I am pleased to share that my article, “The Centurion, Son of God, and Georgia Board of Pardons and Paroles: Contesting Narrative and Commemoration with Mark,” has just been published in Horizons in Biblical Theology 39.1. Many friends of mine will recall that this article grew in part out of my concern and advocacy for Kelly Gissendaner, a Christian sister who was executed in Georgia despite her conversion to Christianity, personal rehabilitation, and ministry to other inmates while on death row. I have outlined the reasons why her death was abortive justice here and here. In this article I attempt something else: I simply try to adopt Mark’s way of seeing the world — what I call his “apocalyptic squint” — and reassess Jesus’s and Kelly’s executions accordingly.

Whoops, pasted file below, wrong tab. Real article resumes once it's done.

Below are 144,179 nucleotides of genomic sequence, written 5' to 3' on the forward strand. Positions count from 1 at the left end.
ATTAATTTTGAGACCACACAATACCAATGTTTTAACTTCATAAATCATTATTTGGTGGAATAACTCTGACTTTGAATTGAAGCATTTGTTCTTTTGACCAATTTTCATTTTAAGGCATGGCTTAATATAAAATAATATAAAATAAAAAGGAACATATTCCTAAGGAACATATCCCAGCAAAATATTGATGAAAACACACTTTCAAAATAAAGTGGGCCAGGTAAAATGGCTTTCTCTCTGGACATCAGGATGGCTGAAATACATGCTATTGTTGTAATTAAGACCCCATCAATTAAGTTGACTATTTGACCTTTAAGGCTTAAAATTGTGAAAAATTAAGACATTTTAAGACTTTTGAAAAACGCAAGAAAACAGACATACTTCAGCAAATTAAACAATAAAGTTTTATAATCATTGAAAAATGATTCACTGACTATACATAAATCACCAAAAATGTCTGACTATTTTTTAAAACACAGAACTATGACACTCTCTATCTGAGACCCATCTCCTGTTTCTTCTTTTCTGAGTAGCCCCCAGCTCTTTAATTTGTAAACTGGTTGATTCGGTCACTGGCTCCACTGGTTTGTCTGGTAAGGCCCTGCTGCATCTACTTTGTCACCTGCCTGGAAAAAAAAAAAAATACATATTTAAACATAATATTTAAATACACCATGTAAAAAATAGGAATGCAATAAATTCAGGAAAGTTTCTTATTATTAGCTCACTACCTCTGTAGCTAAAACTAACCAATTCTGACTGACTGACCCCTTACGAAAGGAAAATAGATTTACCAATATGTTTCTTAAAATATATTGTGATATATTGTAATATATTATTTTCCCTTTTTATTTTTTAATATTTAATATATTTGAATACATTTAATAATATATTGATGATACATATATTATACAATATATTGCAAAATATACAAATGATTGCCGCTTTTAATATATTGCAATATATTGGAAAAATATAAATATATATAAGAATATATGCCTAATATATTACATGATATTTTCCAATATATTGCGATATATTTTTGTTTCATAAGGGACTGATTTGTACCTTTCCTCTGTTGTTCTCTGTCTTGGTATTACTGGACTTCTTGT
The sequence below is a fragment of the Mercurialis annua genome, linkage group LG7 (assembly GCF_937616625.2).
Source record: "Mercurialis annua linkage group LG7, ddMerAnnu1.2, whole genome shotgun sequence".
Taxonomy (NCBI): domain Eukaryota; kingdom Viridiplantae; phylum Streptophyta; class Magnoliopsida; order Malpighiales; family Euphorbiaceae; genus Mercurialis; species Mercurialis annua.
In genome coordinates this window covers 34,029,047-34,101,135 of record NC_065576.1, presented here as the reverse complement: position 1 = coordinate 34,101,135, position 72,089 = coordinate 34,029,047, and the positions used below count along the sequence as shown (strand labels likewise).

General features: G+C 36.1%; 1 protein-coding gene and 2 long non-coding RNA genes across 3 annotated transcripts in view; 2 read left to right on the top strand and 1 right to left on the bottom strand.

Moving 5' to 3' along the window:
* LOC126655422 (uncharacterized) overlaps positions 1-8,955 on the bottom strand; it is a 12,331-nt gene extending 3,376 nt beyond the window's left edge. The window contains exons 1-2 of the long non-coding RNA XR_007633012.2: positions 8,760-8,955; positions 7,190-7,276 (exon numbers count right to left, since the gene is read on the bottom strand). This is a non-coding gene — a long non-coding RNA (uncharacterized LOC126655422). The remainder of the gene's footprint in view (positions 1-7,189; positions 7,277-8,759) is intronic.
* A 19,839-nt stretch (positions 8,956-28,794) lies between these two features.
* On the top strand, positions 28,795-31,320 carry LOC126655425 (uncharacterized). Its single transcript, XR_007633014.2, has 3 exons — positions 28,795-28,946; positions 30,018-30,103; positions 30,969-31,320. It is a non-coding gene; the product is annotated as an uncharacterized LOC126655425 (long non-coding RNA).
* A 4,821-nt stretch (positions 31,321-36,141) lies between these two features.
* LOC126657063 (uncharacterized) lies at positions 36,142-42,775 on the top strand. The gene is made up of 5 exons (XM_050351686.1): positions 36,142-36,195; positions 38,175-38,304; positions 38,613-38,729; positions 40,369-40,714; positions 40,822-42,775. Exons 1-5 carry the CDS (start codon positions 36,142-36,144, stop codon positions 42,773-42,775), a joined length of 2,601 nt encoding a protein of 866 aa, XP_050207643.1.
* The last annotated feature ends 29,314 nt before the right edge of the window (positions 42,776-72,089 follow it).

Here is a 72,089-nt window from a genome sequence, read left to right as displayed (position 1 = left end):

Here is the abstract:
The Centurion, Son of God, and Georgia Board of Pardons and Paroles: Contesting Narrative and Commemoration with Mark
Against a longstanding tradition of ascribing religious conversion to the centurion who witnesses Jesus’s death in Mark 15:39, I argue that his acclamation of Jesus as υἱὸς θεοῦ is better understood within the narrative as the words of a conquered enemy. The centurion’s confession parallels the responses of unclean spirits and Legion, two other vanquished enemies who, in the moment of defeat, see and name Jesus υἱὸς θεοῦ. By framing the centurion as a defeated enemy, Mark contests the meaning of Jesus’s crucifixion: rather than remembering it as a performance of Roman rule, Mark commemorates it as the summary victory of the rule of God. Turning from an ancient capital offender to a contemporary one, I recast the memory of Kelly Gissendaner, who was executed in Georgia in 2015, and attempt to narrate and commemorate her state-sanctioned death in light of the Markan Jesus’s.
If you are on Academia.edu, you can download the PDF here.